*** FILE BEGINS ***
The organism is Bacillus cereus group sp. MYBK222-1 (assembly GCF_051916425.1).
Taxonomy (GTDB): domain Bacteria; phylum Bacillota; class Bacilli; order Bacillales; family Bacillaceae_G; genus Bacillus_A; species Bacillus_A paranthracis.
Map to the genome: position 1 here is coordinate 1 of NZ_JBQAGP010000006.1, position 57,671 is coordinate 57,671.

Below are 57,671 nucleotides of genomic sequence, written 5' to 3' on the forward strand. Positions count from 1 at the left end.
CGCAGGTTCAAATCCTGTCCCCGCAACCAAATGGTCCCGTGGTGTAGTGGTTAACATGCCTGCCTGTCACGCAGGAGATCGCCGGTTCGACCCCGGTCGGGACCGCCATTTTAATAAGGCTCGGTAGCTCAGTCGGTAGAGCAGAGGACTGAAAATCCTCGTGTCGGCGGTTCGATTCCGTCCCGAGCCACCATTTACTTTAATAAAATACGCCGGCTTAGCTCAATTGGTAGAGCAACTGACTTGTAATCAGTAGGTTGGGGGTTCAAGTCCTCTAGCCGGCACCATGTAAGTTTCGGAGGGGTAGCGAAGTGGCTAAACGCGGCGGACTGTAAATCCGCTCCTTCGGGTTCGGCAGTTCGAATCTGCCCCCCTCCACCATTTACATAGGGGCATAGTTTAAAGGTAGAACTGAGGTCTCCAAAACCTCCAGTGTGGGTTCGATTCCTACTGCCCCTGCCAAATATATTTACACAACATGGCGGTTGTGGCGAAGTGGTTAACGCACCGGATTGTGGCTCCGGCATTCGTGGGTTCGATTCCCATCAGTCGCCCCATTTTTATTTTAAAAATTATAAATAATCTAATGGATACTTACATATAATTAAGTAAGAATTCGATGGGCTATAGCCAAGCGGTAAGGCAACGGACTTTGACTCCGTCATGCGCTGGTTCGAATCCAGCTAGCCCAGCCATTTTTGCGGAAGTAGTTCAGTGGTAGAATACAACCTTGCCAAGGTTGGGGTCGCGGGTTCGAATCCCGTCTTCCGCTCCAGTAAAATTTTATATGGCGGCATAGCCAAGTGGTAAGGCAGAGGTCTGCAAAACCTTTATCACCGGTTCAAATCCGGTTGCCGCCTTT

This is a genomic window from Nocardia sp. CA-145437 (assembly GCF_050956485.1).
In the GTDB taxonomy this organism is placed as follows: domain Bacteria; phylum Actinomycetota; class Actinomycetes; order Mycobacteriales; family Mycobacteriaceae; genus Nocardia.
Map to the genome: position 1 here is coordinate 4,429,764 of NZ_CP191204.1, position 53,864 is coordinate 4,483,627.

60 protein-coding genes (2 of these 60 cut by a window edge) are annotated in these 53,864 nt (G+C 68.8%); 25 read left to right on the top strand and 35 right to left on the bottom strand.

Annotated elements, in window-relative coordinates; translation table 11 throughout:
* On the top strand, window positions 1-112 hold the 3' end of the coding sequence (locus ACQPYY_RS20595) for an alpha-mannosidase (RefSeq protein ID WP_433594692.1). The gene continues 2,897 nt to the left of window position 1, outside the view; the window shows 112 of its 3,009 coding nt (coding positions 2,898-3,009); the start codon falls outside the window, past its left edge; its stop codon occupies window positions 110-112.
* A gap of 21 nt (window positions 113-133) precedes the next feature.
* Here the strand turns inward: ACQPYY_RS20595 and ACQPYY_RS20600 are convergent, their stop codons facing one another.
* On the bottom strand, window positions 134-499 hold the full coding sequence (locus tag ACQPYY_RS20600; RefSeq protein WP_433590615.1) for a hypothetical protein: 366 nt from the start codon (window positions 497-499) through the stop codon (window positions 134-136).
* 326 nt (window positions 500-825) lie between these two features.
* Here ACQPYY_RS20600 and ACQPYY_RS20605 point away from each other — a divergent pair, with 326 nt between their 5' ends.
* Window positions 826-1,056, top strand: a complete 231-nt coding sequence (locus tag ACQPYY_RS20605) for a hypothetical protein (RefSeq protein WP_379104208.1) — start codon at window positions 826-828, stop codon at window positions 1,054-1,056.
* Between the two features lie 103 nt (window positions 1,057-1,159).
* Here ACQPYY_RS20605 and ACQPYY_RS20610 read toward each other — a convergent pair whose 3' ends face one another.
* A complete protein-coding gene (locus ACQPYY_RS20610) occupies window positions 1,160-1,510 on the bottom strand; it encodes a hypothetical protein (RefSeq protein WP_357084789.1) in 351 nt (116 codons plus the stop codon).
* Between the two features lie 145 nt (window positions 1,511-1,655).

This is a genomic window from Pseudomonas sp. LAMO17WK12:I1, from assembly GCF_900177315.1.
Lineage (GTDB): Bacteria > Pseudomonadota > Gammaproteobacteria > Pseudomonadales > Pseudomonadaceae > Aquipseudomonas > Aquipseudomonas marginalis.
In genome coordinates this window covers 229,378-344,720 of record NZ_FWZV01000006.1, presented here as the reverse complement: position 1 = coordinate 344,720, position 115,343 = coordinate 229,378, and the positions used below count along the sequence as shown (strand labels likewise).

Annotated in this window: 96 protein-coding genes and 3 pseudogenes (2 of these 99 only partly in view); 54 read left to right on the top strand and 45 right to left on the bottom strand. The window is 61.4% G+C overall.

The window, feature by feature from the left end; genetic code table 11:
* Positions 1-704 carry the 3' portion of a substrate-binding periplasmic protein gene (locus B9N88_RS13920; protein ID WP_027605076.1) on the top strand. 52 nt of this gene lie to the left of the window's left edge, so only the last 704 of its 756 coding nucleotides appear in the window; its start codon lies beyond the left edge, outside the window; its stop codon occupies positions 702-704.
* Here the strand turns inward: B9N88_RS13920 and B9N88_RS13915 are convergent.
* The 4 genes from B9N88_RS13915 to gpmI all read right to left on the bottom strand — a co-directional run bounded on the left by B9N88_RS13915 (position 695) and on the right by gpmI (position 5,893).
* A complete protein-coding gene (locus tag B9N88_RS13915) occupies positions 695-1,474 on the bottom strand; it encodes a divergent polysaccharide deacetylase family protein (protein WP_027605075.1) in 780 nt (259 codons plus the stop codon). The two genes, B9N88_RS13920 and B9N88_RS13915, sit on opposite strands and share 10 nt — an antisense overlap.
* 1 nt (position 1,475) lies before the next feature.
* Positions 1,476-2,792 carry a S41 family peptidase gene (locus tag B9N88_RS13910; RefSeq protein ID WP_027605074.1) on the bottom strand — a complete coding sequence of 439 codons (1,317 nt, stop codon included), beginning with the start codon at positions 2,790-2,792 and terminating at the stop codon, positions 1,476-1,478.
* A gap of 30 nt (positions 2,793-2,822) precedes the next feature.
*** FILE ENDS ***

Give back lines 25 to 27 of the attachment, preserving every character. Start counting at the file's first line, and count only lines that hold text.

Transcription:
Annotated in this window: 96 protein-coding genes and 3 pseudogenes (2 of these 99 only partly in view); 54 read left to right on the top strand and 45 right to left on the bottom strand. The window is 61.4% G+C overall.

The window, feature by feature from the left end; genetic code table 11:
* Positions 1-704 carry the 3' portion of a substrate-binding periplasmic protein gene (locus B9N88_RS13920; protein ID WP_027605076.1) on the top strand. 52 nt of this gene lie to the left of the window's left edge, so only the last 704 of its 756 coding nucleotides appear in the window; its start codon lies beyond the left edge, outside the window; its stop codon occupies positions 702-704.